In the early days of Augmented Reality, discussions were held about the potential of Augmented Reality (AR) in medicine, healthcare, and everything else in between. Surgery was one topic of discussion, and right from the start we found out that several researchers were interested in the concept. But as time goes by, methods get refined and there are different thoughts about the concept and what is the best way to achieve the better results, especially when discussing Laparoscopic Augmented Reality (LAR). Let’s remember that laparoscopy is a relatively modern technique to perform a minimally invasive surgery; very small incisions with 5-10mm diameter instruments (graspers, scissors, clip applier) are used when the surgery is performed without causing much alterations into the patient’s body. For more about laparoscopy, click HERE.
Basically, there are two different conceptions of what LAR should be, and how it should be done at this very moment. Both ideas are very different, but both techniques are considering LAR as a magnificent tool to improve the quality of surgeries, and they both consider that the implementation of Augmented Reality is bringing a new era to surgery, but how they perform the LAR is where opinions get different.
There are researchers that consider that LAR is best achieved by obtaining images through traditional imaging methods (CT Scan, MRI), and then these images are transformed into 3D Builds that are segmented and superimposed into the operative field (or post-operative, as a manner of assessment). Several researchers have used algorithms that are created by embracing techniques similar to fluid mechanics together with tissue analysis as a manner to predict the behavior of the tissues during the surgery. For example, how the viscera, or a solid organ (like the liver) reacts to certain amount of pressure applied. Several studies analyzed (like this one) have shown that this is a feasible and a very successful method with many studies focusing on very similar processes for other AR interventions.
Some researchers argue that even though the precision is greater with this technique, it takes a considerable amount of time to get the 3D model built and to process it through the different algorithms basically forbids the use of this technique for emergency surgeries. If a patient with an intestinal infarction needs to undergo surgery as soon as possible, and even though a CT Scan could be performed and processed in time, necrosis (death of tissue) would represent structural alterations that make tissue behavioral prediction impossible. This is the main (and valid) argument against the standardization of this one technique for LAR.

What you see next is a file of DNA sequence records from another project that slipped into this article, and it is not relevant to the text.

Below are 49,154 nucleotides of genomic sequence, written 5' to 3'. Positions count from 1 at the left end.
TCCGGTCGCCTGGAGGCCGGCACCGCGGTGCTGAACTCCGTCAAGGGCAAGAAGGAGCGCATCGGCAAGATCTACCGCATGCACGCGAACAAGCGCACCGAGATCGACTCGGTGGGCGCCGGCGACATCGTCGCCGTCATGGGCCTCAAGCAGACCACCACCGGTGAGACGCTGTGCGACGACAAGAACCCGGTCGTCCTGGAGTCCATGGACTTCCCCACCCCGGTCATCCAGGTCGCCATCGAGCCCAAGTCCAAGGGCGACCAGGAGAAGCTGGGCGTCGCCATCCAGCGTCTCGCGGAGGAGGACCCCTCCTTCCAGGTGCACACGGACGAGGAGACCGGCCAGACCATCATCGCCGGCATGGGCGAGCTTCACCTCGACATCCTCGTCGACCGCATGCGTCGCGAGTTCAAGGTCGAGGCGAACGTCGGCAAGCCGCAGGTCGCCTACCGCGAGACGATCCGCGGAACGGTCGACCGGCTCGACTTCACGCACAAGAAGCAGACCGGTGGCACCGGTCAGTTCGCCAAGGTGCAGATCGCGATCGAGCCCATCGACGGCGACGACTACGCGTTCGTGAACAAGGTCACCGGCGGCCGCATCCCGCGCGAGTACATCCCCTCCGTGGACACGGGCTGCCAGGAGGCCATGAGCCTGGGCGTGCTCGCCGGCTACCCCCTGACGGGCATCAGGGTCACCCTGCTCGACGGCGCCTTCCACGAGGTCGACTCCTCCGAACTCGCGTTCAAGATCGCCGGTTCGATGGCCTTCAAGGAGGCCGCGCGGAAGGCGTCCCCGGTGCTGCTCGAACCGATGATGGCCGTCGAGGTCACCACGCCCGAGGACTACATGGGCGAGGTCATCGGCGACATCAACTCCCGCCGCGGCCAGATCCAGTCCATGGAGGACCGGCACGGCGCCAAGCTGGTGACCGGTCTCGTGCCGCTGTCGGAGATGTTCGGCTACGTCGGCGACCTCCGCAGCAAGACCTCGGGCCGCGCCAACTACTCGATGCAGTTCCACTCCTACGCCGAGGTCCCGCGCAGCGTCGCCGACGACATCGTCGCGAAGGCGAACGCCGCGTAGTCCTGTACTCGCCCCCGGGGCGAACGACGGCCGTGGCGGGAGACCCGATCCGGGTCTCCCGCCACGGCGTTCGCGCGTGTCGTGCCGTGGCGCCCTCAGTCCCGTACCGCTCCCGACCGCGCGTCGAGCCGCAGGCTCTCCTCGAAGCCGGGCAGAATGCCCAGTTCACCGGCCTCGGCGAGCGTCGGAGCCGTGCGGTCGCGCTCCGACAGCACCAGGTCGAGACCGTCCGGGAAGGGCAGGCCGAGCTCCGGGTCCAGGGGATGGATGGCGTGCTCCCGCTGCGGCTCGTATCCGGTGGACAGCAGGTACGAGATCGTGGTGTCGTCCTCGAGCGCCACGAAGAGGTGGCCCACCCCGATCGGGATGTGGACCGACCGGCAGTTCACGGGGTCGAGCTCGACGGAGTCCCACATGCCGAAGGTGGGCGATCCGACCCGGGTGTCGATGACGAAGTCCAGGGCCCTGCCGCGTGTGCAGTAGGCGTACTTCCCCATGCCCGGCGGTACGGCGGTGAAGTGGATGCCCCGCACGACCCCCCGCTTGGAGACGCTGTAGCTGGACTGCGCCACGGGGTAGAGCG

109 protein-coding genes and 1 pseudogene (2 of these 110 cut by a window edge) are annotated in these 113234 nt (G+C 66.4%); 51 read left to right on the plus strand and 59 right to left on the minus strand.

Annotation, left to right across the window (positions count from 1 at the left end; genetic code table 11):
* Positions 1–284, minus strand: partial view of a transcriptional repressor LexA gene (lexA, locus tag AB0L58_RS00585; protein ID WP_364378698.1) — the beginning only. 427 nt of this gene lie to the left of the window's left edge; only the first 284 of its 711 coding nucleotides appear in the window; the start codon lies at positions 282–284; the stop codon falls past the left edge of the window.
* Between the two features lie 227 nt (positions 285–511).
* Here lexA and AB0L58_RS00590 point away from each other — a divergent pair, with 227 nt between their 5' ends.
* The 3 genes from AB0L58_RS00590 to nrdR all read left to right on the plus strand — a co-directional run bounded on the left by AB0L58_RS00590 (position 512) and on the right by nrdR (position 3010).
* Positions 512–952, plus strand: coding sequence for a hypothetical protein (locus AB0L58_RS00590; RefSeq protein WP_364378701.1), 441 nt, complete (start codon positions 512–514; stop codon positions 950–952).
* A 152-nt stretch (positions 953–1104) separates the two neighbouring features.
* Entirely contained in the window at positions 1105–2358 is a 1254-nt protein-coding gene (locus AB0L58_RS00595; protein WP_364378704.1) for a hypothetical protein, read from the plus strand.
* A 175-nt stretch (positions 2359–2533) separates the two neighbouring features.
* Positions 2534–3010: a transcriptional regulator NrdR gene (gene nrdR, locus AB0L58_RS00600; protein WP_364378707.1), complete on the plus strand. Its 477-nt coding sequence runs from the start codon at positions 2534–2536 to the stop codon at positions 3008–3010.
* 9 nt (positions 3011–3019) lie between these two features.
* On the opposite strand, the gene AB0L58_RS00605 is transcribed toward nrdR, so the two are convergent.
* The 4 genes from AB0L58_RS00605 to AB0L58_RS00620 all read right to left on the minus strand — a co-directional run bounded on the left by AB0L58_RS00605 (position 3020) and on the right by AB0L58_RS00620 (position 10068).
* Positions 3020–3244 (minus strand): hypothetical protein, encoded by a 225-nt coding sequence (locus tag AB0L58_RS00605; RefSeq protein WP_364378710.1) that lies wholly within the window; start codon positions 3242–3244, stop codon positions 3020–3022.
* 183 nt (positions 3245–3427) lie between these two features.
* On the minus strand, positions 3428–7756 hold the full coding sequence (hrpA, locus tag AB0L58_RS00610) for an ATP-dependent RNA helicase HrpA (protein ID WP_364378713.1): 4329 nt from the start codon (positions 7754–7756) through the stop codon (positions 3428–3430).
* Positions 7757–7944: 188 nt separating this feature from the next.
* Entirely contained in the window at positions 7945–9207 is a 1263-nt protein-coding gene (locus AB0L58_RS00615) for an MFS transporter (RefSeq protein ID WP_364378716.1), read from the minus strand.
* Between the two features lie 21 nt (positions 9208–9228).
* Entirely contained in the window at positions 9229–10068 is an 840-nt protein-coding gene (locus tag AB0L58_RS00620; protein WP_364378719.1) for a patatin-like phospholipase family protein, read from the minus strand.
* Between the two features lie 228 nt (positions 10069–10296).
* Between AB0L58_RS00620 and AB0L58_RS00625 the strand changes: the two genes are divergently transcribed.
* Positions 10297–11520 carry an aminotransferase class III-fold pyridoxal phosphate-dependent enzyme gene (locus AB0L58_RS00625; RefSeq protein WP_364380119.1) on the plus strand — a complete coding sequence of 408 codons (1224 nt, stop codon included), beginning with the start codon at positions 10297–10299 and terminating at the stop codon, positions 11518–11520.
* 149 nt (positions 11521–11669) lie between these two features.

The other method, supports the use of hybrid mechanisms to obtain the images during surgery, either through electromagnetic, optical tracking, through the laparoscope camera, and even ultrasound with the premise that at least two methods need to be used at the same time to guarantee precision (hence the hybrid). Some researchers could argue that this method is far less tested than the previous mentioned technique, and others will complain that it doesn’t provide big 3D images (in most cases), but most of them agree that this method provides real-time, secure imaging that serves as a support during surgery.
Another issue with this method is the accessibility to the vital tracking devices. In most of the studies, they were 3D printed and assembled specifically for the purpose of the study, but not many hospitals have the resources to build them, however that’s not an issue. The price for these devices is not very elevated as seen in this study (less than 200USD and they could be used for several surgeries after sterilization), making it much more accessible than what initially thought.
Both methods have their pros and cons, but we believe that they could both serve for different purposes without scrapping one or the other for the more traditional method (CT Scan and MRI method). One LAR method could be used for elective, more delicate and detail demanding surgeries with enough time to allow surgical planning, and the hybrid method used for emergencies or less detail demanding surgeries (routine procedures such as appendectomy or polyp resections to name a few), giving both procedures a proper space into surgery today, thanks to the amazing versatility of Augmented Reality.
What do you think about it? Let us know in the comments section!